It Looks Like the Rules of Rent Control Are About to Change

NEW YORK - NOVEMBER 09: New York Governor-elect Andrew Cuomo speaks at a press conference with current New York Governor David Paterson (NOT PICTURED) November 9, 2010 in New York City. Cuomo spoke about looming budget cuts, taxes and the state of the economy. (Photo by Mario Tama/Getty Images) Photo: Mario Tama/2010 Getty Images

For the first time in decades, it looks as though rent-control advocates might get their way. Since 1993, state law has enabled landlords to convert any vacant rent-controlled apartments into regular, market-rate units when their rents hit $2,000 a month. That provision allowed landlords to deregulate at least 100,000 apartments. But the rent-control law, which affects about 1 million apartments citywide, is up for renewal or elimination. Advocates naturally want to eliminate landlords' ability to convert rent-stabilized apartments to market-rate ones, or at least increase the $2,000 cap. A higher cap would slow the rate at which apartments are deregulated — something the real-estate industry had fought hard resist. But it looks like the tides are changing. First Governor Cuomo, who had the option of coming out against rent regulation altogether, said publicly that he supports it in some form. Now, with the understanding that the law would be extended, rather than repealed, a powerful landlord group has signaled that they're open to the increasing the $2,000 threshold.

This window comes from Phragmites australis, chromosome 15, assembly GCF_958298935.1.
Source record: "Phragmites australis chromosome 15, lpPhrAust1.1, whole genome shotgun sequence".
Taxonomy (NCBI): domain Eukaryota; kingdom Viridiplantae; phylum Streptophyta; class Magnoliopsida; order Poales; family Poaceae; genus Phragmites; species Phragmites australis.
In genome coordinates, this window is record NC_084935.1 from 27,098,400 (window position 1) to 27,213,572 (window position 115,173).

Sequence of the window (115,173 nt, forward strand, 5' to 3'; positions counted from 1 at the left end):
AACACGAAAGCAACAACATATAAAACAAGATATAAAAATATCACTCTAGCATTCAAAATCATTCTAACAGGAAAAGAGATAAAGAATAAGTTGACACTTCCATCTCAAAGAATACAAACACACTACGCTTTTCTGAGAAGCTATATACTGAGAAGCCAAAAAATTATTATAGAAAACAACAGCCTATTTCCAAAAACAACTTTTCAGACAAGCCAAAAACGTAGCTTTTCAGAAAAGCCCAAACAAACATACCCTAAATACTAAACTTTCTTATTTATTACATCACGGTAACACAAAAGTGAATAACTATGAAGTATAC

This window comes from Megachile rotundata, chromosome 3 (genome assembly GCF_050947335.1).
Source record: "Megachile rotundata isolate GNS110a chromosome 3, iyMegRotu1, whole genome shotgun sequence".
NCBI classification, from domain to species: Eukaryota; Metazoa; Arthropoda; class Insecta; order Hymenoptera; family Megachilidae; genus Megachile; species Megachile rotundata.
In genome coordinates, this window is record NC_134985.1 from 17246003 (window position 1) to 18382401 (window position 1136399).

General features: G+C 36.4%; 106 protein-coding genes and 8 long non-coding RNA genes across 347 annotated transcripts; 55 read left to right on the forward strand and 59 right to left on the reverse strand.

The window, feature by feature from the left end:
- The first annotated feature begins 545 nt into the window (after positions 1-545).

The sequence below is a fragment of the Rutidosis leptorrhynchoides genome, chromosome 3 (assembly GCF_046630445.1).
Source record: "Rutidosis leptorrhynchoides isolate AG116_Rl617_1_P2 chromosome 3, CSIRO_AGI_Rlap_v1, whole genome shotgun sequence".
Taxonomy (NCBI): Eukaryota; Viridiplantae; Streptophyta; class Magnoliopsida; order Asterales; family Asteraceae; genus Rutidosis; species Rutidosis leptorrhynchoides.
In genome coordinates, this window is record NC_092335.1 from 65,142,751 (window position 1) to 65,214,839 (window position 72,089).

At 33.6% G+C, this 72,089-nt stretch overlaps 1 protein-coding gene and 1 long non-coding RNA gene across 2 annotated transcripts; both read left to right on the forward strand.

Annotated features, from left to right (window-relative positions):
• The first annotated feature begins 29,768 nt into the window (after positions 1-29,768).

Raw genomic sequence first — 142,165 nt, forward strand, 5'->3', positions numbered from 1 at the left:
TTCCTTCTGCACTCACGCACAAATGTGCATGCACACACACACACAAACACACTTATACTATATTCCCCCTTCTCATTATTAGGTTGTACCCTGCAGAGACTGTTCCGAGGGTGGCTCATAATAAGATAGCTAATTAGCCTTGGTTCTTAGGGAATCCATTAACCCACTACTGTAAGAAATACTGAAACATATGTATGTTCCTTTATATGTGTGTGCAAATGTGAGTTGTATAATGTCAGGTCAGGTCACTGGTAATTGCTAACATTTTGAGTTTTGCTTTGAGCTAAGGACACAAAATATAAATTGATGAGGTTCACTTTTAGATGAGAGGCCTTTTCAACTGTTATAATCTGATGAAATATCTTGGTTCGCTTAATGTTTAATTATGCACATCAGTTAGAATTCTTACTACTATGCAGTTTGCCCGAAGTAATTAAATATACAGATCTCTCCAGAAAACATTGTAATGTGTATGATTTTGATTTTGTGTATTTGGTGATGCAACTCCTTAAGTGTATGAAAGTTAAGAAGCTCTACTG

"We are prepared to look at a higher number," Steven Spinola, president of the Real Estate Board of New York, a powerful lobbying group, said in an interview last week. "It depends what the rest of the package is."

The rest of the package that Spinola's referring to is property taxes. During a press conference last week, Cuomo linked the idea of rent regulation and a 2 percent cap on property taxes — a little bit whole lot of sugar to sweeten the deal for the real-estate industry. Well, you knew there had to be a catch somewhere.

$2,000 Rent-Deregulation Limit Up in the Air [WSJ]
Cuomo, Big Real Estate Move Closer on Rent Regs [NYO]